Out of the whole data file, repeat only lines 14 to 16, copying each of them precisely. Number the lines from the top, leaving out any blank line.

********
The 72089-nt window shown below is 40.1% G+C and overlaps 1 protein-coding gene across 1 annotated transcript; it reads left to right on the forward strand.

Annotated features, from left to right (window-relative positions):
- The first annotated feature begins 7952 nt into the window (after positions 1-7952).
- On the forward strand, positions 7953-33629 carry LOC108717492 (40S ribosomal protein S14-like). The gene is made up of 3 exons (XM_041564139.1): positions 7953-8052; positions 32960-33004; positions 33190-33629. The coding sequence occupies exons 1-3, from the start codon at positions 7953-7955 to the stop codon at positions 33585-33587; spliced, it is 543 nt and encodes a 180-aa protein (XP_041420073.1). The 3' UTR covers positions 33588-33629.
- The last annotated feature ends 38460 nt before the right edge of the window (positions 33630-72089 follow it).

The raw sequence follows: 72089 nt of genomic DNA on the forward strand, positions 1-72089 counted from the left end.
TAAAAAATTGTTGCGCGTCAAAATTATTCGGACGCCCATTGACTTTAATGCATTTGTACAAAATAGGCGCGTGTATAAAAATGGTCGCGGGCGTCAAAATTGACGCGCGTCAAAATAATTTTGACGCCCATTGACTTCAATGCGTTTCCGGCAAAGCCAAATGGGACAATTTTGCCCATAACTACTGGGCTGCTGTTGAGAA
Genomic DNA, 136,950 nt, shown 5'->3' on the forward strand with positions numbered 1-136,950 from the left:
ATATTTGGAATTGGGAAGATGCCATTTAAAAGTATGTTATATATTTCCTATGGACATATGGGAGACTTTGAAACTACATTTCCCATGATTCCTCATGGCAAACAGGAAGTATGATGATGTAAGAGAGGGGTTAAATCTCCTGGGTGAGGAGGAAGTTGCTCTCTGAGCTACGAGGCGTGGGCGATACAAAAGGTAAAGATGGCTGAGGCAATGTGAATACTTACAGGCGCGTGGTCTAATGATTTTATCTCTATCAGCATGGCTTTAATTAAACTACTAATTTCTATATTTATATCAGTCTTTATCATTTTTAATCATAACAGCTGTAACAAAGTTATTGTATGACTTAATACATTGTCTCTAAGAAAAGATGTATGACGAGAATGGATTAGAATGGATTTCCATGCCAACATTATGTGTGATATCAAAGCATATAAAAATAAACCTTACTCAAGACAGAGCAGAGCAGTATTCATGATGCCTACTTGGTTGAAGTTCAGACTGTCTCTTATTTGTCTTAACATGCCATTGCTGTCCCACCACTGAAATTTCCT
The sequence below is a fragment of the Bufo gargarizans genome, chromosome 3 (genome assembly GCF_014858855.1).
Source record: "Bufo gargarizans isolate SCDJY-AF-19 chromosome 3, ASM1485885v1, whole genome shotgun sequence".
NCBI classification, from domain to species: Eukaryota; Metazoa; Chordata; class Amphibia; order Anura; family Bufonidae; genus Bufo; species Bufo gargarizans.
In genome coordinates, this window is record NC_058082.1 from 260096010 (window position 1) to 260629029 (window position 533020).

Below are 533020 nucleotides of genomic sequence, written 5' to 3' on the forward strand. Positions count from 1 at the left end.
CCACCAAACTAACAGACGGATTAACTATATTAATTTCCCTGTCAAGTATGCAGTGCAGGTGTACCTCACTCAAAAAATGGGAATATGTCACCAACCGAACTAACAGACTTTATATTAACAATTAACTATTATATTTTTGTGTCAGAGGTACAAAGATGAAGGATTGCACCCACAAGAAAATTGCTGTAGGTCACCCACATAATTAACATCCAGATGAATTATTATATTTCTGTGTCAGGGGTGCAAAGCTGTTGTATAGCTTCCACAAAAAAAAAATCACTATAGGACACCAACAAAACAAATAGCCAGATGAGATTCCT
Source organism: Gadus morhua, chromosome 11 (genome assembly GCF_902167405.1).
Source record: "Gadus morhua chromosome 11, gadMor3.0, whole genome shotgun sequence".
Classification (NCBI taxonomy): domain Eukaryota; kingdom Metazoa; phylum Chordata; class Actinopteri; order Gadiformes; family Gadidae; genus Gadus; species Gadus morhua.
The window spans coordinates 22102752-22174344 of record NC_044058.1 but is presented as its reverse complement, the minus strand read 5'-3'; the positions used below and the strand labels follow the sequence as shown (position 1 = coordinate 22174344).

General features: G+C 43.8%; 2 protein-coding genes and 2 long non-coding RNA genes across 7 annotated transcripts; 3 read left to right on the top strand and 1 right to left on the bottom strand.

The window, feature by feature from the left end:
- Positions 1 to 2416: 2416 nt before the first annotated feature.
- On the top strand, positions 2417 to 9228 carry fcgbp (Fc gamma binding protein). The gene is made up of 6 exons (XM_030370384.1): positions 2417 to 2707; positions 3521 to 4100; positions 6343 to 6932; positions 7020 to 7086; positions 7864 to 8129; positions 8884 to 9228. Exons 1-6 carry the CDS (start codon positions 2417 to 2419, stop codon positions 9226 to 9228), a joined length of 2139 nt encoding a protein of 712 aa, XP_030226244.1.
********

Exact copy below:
Below are 533020 nucleotides of genomic sequence, written 5' to 3' on the forward strand. Positions count from 1 at the left end.
CCACCAAACTAACAGACGGATTAACTATATTAATTTCCCTGTCAAGTATGCAGTGCAGGTGTACCTCACTCAAAAAATGGGAATATGTCACCAACCGAACTAACAGACTTTATATTAACAATTAACTATTATATTTTTGTGTCAGAGGTACAAAGATGAAGGATTGCACCCACAAGAAAATTGCTGTAGGTCACCCACATAATTAACATCCAGATGAATTATTATATTTCTGTGTCAGGGGTGCAAAGCTGTTGTATAGCTTCCACAAAAAAAAAATCACTATAGGACACCAACAAAACAAATAGCCAGATGAGATTCCT
Source organism: Gadus morhua, chromosome 11 (genome assembly GCF_902167405.1).